Letters to the Editor — November 3, 2021

India’s green push

One believes that the Prime Minister was not carried away by the surcharged environment around the COP26 summit before committing to the year 2070 as the country’s targeted date for achieving zero net emission (Page 1, November 2). There is no doubt that we need to pay heed to the stark warnings on the disaster that looms over the world community. In this, the developed nations should walk the talk. For India, the immediate priority should be to accomplish targets earmarked for renewable energy goals, electric vehicle change and increasing forest cover, to cite only a few examples. Our dependence on coal-fired thermal power plants cannot be wished away in a day. New technologies in running these plants must be explored. The constitution of a task force to monitor progress at periodical intervals would help identify the grey areas that need attention.

V. Subramanian,


India’s target year is not a believable statement. Climate change is for real and is already in effect, Kerala, Uttarakhand and Mumbai being examples of drastic change. Coal consumption should be reduced. Green cover has to be restored, with stringent targets set and reviewed every few months. Every single day is important in addressing the dangers of climate change and warming.

T. Anand Raj,


The world faces a cataclysmic future and has to act without any delay. Nations must now prepare for grassroots actions rather than make dubious commitments. After all, the earth is what all of us have in common.

Anubhav Nautiyal,

Patiala, Punjab

It is high time the governments of the world stopped running after the notion of growth and development which is unsustainable. In the name of ‘ease of doing business’, the Central and State governments of India are glossing over the necessary environmental checks. In Kerala for instance, the wrath of the elements does not seem to have created any awareness. Environmentally catastrophic projects such as the SilverLine high speed railway need to be shown the door. The proponents of unsustainable development should keep in mind what Clive Hamilton says in his ominous book, Requiem for a Species: Why We Resist the Truth about Climate Change: “Humanity’s determination to transform the planet for its own material benefit is now backfiring on us in the most spectacular way so that the climate crisis is for the human species now an existential one.”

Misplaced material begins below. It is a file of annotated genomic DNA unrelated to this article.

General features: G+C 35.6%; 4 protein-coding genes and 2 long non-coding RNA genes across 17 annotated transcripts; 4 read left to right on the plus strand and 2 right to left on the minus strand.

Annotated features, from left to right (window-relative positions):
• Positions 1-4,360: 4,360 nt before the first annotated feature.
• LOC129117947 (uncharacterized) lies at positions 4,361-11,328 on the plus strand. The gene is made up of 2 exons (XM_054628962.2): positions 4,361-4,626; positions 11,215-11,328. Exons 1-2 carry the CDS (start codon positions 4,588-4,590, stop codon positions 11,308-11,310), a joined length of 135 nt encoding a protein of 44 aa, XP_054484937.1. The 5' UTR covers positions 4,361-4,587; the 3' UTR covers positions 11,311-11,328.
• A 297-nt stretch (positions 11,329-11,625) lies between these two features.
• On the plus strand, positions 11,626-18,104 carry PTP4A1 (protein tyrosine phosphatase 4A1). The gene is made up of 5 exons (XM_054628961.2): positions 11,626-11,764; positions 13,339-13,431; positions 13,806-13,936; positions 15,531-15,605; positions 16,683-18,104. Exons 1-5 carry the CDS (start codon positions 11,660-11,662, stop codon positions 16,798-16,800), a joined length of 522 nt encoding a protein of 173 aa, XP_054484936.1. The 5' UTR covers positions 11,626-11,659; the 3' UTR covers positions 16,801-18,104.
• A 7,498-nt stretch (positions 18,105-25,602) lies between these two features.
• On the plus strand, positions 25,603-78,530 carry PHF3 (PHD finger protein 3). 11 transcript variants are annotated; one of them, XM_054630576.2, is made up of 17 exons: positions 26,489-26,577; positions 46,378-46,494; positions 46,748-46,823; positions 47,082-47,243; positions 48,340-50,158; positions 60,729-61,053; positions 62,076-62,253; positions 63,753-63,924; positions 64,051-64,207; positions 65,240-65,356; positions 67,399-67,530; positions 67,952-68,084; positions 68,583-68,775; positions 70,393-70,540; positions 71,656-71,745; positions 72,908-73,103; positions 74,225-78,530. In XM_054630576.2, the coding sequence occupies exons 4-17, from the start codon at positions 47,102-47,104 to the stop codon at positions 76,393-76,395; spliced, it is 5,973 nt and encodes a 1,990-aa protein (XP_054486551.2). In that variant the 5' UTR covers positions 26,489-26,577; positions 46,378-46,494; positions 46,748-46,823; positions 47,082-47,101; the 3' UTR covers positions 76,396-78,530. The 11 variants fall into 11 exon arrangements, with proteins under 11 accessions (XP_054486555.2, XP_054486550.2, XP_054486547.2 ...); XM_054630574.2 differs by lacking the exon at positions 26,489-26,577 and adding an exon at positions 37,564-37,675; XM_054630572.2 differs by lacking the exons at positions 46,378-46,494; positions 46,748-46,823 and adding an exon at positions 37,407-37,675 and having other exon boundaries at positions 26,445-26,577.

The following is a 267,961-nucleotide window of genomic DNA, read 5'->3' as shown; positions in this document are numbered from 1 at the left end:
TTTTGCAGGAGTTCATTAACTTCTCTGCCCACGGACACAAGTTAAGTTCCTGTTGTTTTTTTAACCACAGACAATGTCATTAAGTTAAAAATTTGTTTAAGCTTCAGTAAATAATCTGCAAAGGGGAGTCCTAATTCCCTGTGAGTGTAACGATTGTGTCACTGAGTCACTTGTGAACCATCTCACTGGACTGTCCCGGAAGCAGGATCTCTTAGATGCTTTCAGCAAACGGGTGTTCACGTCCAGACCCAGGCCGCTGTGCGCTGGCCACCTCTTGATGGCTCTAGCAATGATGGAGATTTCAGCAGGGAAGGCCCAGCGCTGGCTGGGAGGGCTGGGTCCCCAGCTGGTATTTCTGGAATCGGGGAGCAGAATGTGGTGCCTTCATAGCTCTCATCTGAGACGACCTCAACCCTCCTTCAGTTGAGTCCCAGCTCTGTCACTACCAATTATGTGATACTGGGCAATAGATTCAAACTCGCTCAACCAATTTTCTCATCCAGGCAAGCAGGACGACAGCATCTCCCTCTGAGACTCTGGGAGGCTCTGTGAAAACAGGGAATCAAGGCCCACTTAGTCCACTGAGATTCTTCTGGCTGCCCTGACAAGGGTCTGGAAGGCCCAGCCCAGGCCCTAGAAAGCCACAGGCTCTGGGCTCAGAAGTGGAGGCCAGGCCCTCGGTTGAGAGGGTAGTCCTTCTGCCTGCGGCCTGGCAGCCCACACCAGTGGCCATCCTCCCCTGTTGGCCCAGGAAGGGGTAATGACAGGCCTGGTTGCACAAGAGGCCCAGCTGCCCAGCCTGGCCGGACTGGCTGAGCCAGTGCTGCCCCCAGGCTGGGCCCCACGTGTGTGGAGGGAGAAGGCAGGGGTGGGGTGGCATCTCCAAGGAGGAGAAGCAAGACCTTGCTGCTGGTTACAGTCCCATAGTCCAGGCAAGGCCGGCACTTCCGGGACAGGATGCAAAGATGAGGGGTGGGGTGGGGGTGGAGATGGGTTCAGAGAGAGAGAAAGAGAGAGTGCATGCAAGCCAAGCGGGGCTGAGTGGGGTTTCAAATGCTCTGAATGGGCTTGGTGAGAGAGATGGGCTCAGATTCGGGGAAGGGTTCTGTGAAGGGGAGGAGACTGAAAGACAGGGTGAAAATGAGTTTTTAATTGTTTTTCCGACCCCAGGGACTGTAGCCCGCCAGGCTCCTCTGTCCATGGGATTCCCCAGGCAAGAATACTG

Sukumaran C.V.,

Kongad, Palakkad, Kerala

On cryptocurrencies

The major objective of a monetary policy is to enable the stabilisation of prices and economic growth. India’s central bank has done fairly well in this. When one comes to cryptocurrencies (OpEd page, “The crypto conundrum”, November 1), there is need for regulation. To put it in simple words, the emergence of cryptocurrencies in the midst of economic upheavals is like playing an IPL cricket match when regular formats of the game of cricket are in place. When speculative tendencies exist there needs to be a framework of regulation.

T. Chandramouli,


Team India

After a very disappointing performance that resulted in Pakistan inflicting a crushing defeat in the T20 World Cup match, the Indian team again put up an uninspiring display against New Zealand. There is probably much more than meets the eye. The BCCI, the coach and the captain, should make a sincere assessment. This is the least they owe to the ardent fans of Indian cricket.

S.N. Srinivasan,


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Printable version | Jan 20, 2022 4:34:40 AM | https://www.thehindu.com/opinion/letters/letters-to-the-editor-november-3-2021/article37312396.ece

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